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    How to trap ftp success/failure


    Hi,

    I am doing the following
    ftp -in $host << EOF_MYFTP
    user $user $password
    cd $dest_dir
    put $dest_file yourftp.fil
    EOF_MYFTP

    I want to know if really 'put' has succeeded in putting the file to destination. If for any reason the file is not put in destination [maybe due to problems in destination server like space constraint, etc] I need to know that. I just need to know if it has succededd or failed and I dont want to know
    why it din't.
    Based on the failure I will exit this prog with exit code 1 and if it is success I want to exit with exit code 0.
    Is there any way?

    Thanks
  2. #2
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    ftp is very avaricious with exit codes, it's printing messages
    a way is collect and check the output, like:
    ftp -in $host << EOF_MYFTP >result
    user $user $password
    cd $dest_dir
    put $dest_file yourftp.fil
    EOF_MYFTP

    then using grep|sed or what ever, analize the 'result' file
    don't forget a 'bye' or 'quit' before EOF_MYFTP

    - a second way is to use a better ftp: google for 'ncftp'
    it's really better

    btw: ftp can get probls running in 'passive' mode, not ncftp.
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    Ditto guggach

    AVS,
    I've updated your other post "trap 'exit 1' 0 not working as expected" with something similar to guggach's suggestion...
    I've included it below too:

    If you "dir" the file straight after you've "put" it then you could check to see if the file exists on the remote node...

    Your code may then be something like the following (note I've not tested it!) :

    Code:
    #-- Function doftp
    doftp()
    {
    ftp -in $host << EOF_MYFTP
    user $user $password 
    put YOURFTP.FILE $dest_dir/$dest_file
    dir $dest_dir/$dest_file
    bye
    EOF_MYFTP
    }
    
    #-- Run ftp
    doftp 1>doftp.log 2>&1
    
    #-- Check logfile for "No such file or directory"
    NUM_ERRRORS=`grep -c "No such file or directory" doftp.log`
    
    if [[ ${NUM_ERRORS} -eq 0 ]]; then
      echo "File(s) transferred successfully"
    else
      echo "Errors transferring file(s):"
      grep "No such file or directory" doftp.log |awk '{print $1}'
    fi
    
    exit ${NUM_ERRORS}

    Cheers, Andy
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    One way to get the successful of putting file on remote machine will be with log file there.

    We can use tee command / script command to do this.

    ftp -in $host <<EOF | tee /tmp/logfile

    user $username $passwd
    cd /tmp/dir
    put testfile .
    bye
    EOF

    so that it will contain all error / stdout shell informations on /tmp/testfile there. After completion of ftp, try to analyse results with that file there.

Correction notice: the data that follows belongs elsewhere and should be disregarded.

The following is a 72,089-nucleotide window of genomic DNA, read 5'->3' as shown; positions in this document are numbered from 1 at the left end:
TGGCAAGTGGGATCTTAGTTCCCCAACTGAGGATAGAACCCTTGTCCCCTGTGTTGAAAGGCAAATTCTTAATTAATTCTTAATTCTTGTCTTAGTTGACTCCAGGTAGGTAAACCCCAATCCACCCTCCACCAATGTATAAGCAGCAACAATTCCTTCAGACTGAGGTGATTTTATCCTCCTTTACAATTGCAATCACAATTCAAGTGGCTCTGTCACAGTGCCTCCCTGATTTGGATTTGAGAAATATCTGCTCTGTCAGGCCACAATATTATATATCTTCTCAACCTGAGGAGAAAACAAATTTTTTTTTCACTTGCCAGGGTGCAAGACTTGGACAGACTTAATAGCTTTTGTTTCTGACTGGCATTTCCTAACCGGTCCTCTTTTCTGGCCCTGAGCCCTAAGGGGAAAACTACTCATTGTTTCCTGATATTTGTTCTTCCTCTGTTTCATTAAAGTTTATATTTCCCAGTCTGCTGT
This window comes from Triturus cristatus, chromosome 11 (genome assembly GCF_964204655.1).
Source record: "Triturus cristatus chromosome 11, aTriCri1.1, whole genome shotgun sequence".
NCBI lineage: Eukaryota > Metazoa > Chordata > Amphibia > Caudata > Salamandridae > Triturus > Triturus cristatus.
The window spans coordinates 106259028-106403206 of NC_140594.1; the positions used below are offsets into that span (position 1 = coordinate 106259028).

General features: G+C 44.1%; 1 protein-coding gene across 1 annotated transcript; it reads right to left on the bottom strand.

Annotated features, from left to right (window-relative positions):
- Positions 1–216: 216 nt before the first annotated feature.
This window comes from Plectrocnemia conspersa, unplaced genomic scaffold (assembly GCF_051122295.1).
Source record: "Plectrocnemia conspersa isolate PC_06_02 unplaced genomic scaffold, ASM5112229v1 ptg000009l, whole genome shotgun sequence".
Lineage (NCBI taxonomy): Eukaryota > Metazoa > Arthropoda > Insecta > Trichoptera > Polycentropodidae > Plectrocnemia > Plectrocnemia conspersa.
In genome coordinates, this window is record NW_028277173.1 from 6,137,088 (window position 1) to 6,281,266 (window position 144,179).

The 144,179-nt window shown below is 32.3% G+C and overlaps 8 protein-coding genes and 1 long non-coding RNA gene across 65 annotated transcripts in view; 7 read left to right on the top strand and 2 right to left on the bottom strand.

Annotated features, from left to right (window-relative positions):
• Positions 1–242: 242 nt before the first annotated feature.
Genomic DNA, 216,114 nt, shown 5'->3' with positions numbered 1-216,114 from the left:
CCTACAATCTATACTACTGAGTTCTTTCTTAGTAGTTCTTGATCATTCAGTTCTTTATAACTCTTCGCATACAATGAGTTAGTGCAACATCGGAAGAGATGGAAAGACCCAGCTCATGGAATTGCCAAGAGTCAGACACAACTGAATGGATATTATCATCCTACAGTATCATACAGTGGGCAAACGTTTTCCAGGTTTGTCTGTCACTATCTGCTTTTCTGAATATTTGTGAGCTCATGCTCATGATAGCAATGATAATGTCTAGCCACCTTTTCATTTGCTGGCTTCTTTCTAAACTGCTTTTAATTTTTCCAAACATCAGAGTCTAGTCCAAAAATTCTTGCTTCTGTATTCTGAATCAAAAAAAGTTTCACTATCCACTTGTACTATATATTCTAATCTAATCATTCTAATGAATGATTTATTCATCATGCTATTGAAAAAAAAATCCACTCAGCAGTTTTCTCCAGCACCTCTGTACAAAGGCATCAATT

On using script command then,

    script /tmp/ftplogfile
    ftp -in $hosts << EOF
    user $user $passwd
    cd /tmp/dir
    put testfile .
    bye
    EOF
    exit # Script stopping here.

    Do same grepping here.

    If you have option to use rcp / scp then it will be great there. We can directly use return as,

    rcp /tmp/testfile $host:/tmp/dir/testfile
    if [[ $? -eq 0 ]]; then
    echo "Success";
    else
    echo "Failure";
    fi

    HTH.
  8. #5
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    SmarSlim
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    Lightbulb here what I did and it works fine


    hi,
    I came across this bad experience before , but what I did is the following

    1- use a temp log file for every file I am going to FTP
    2- log FTP behaviour in the temp file with
    3- analysis/grep the interested results you want
    4- as a bonus you can use FTP error-codes in-order to better analyze the FTP results (see next reply please)

    Code:
    #!/bin/ksh
    # Function : pick a given file from a given place and send it to any FTP server, it will try to trap 
    # 		FTP major server codes, if success then it will <more detailes are omitted>
    # How To use?
    # Simply put this script somewhere in your machine then make +x this file and run it by passing the proper parameters
    # Before you run this script , make sure the variable FTP_fixed_log_temp_dir is set. 
    # this code done by (aasaady  at yahoo dot com), Saudi Arabia
    if [ $# -ne 8 ]
    then
      echo "Usage: $0 <host_name> <ftp_login>  <ftp_pass> <ftp_mode{asc|bin}> <source_dir> <source_file> <target_dir> <log_file>"
      exit 1
    fi
    
    
    # read passed parameters
    ip_address=$1
    ip_user=$2
    ip_pass=$3
    ftp_mode=$4
    file_dir=$5
    file_name=$6
    target_dir=$7
    log_file=$8
    
    #Log & temp Directory for FTP purposes (not for transfere logging)
    FTP_fixed_log_temp_dir=<your temp directory here>
    
    # touched locally files folder 
    touch_folder_name=${FTP_fixed_log_temp_dir}
    
    #logfile is the script internal logging file where <Log_file> is user readable comma delemeted log (temperary log file)
    ftp_logfile=${FTP_fixed_log_temp_dir}_${file_name}_internal.log
    
    # get the file zise
    file_size=$(ls -lh  ${file_dir}${file_name}| awk '{print $5} ')
    
    #ignore signals
    trap "" 1 2 3 15
    
    #echo "FTP Connection Settings ->"